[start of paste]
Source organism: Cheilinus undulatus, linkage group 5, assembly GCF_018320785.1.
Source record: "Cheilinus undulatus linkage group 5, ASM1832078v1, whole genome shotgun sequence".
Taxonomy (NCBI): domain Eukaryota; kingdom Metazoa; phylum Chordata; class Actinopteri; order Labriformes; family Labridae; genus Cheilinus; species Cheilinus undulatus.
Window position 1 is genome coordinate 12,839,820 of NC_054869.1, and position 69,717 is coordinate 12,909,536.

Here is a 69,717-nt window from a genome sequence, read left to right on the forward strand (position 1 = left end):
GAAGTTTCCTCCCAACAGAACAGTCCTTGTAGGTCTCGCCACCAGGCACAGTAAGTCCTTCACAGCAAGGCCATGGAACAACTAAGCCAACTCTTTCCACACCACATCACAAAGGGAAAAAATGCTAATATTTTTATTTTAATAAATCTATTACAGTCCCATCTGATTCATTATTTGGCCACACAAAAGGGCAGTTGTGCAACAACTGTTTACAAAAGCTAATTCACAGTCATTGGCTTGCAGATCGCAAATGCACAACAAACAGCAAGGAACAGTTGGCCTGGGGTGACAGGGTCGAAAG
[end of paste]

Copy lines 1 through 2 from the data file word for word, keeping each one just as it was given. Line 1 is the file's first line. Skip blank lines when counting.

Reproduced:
Source organism: Cheilinus undulatus, linkage group 5, assembly GCF_018320785.1.
Source record: "Cheilinus undulatus linkage group 5, ASM1832078v1, whole genome shotgun sequence".